Saturday, January 14, 2012

Events: Week of Jan. 22 - 28

Pianist Helen Marlais and her husband, concert clarinetist Arthur Campbell, will present a recital for the Florida College Life Enrichment Series in Puckett Auditorium.

Wednesday, January 11, 2012

Events: Jan.8 - 14

Friday, Jan. 13, 8:00 pm
Guest Artist Recital: USAF Ceremonial Brass
Concert Hall, USF
Free Admission
For additional information click here

Sunday, Jan 15, 4:00 pm
Steinway Piano Series: Paul Orgel
Barness Recital Hall, USF
Advance :  ($6 with coupon) $8/$12 Day of Performance : $10/$15 
For additional information click here

Tuesday, January 10, 2012

Another "My Next Big Piece" :o)

Yet another piece I discovered at the Colson Guest House in a book of easy piano solo favorites:

WOW!  I love the glorious, victorious dynamism of this piece! It is nicknamed "Heroic."

Thursday, January 5, 2012

Events: Jan.15 - 21: NOTICE: Masterclass - Pre-registration by Jan. 7

An FMTA special event for teachers, students, and their parents featuring
of the most prolific authors
in the
field of educational piano books.

Pre-registration by Jan. 7.  More info here.

Dr. Helen Marlais!

Wednesday, January 4, 2012

Events: Week of Jan. 7- 14

Scarborough Fair

Scarborough Fair - a traditional Celtic piece for learning and teaching by ear sung by one of my favorite singers.  I discovered this piece on the second leg of our honeymoon when Shane and I stayed at the Colson guesthouse in Lansdowne, VA.  You can just see the digital grand  piano I played on sometimeswhile he was working at the Prison Fellowship headquarters(delighting the most delightful house hosts):

Christmas Quotes from Hope Lodge Concert

From the program of a small Christmas concert I played in for recovering patients of Moffit Cancer Center.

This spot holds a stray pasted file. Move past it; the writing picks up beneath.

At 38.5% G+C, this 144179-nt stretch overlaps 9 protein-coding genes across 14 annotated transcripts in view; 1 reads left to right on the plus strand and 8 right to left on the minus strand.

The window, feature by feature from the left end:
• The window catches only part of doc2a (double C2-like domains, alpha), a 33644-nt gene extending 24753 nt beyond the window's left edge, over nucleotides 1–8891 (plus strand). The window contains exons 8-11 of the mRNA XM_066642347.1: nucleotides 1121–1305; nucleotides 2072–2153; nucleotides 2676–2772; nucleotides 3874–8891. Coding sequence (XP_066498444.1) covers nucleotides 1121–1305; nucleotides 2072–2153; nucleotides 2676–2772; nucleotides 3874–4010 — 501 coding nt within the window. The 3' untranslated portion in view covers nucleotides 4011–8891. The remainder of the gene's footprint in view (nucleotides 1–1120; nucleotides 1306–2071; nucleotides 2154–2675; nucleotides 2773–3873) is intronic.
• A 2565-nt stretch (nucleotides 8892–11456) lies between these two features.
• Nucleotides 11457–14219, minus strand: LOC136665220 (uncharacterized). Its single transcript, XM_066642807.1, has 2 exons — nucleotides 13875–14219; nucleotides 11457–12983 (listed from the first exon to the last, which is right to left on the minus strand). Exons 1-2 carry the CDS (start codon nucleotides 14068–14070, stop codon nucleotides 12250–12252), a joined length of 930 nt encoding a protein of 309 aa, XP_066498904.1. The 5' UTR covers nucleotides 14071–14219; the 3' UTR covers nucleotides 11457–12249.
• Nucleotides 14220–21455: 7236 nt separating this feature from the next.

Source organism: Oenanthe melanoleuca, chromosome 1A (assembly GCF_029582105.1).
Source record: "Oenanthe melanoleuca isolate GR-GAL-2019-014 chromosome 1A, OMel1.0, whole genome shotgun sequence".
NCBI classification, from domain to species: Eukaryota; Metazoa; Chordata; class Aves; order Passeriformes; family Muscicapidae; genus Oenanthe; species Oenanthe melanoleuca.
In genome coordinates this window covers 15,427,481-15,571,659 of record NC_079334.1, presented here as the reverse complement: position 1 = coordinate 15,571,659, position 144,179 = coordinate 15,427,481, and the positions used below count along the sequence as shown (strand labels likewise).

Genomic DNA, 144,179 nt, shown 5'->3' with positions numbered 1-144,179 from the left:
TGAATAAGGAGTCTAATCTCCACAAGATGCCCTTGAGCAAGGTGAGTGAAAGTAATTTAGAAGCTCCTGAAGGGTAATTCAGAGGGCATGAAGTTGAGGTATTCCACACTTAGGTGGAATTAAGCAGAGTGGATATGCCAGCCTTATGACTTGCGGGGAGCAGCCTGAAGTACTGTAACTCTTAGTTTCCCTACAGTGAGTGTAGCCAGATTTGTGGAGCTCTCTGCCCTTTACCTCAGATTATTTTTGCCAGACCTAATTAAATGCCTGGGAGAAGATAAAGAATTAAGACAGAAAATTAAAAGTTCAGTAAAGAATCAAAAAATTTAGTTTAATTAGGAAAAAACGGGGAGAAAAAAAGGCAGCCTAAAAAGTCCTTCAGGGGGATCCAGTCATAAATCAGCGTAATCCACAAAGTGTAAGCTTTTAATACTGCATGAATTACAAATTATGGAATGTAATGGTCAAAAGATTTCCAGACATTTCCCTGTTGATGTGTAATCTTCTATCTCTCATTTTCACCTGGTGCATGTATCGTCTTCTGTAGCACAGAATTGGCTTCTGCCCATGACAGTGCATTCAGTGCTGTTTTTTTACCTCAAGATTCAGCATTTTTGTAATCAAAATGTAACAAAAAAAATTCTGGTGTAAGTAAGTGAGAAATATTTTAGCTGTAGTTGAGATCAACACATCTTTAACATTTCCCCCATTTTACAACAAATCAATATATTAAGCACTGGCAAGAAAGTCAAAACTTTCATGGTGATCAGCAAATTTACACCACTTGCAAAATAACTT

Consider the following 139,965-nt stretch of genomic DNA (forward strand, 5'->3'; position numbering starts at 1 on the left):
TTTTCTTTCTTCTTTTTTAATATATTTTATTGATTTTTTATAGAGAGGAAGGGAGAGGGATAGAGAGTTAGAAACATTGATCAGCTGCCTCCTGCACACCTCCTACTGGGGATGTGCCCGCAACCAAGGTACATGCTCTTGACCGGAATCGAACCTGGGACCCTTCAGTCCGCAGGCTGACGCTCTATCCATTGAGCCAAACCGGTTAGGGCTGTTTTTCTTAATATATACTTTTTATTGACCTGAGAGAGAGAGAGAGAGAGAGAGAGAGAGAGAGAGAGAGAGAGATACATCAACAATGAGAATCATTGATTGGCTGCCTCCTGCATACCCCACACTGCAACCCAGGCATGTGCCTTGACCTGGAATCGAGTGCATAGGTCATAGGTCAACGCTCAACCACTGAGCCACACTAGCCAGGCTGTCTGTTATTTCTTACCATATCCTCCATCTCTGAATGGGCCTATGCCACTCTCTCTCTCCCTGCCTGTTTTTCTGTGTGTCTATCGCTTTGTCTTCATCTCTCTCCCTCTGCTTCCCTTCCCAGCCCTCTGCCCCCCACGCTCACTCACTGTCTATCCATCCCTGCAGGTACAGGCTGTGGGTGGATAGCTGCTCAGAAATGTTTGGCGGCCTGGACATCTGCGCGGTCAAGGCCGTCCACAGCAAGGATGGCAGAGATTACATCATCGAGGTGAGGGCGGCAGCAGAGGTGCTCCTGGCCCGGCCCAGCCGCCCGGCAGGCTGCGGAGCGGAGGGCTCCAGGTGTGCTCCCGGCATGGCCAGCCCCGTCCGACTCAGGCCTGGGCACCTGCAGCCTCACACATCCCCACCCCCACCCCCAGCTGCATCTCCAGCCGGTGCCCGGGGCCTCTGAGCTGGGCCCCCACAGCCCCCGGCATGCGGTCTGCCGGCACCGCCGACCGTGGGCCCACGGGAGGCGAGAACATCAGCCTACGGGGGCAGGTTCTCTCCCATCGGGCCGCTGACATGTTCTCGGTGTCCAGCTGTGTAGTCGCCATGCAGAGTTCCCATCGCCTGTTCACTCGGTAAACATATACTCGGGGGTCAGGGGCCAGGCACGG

Somehow, not only for Christmas, But all the long year through, the joy that you give to others, is the joy that comes back to you. And the more you spend in blessing, the poor and lonely and sad, the more of your heart's possessing, returns to you glad.
-- John Greenleaf Whittier

The earth has grown old with its burden of care
But at Christmas it always is young,
The heart of the jewel burns lustrous and fair
And its soul full of music breaks the air,
When the song of angels is sung.”
– Phillips Brooks

Schroeder: This is the music I've selected for the Christmas play.
[Schroeder plays Fur Elise]
Lucy Van Pelt: What kind of Christmas music is *that*?
Schroeder: Beethoven Christmas music.
Lucy Van Pelt: What has Beethoven got to do with Christmas? Everyone talks about how "great" Beethoven was. Beethoven wasn't so great.
[Schroeder stops playing]
Schroeder: What do you mean Beethoven wasn't so great?
Lucy Van Pelt: He never got his picture on bubblegum cards, did he? Have you ever seen his picture on a bubblegum card? Hmmm? How can you say someone is great who's never had his picture on bubblegum cards?
Schroeder: Good grief.

Grinch: Blast this Christmas music! It's joyful and triumphant.
“It is in the old Christmas carols, hymns, and traditions—those which date from the Middle Ages—that we find not only what makes Christmas poetic and soothing and stately, but first and foremost what makes Christmas exciting. The exciting quality of Christmas rests on an ancient and admitted paradox. It rests upon the paradox that the power and center of the whole universe may be found in some seemingly small matter, that the stars in their courses may move like a moving wheel around the neglected outhouse of an inn.” G. K. Chesterton

"There is something about saying, 'We always do this,' which helps keep the years together. Time is such an elusive thing that if we keep on meaning to do something interesting, but never do it, year would follow year with no special thoughtfulness being expressed in making gifts, surprises, charming table settings, and familiar, favorite food. Tradition is a good gift intended to guard the best gifts." Edith Schaeffer (1916-)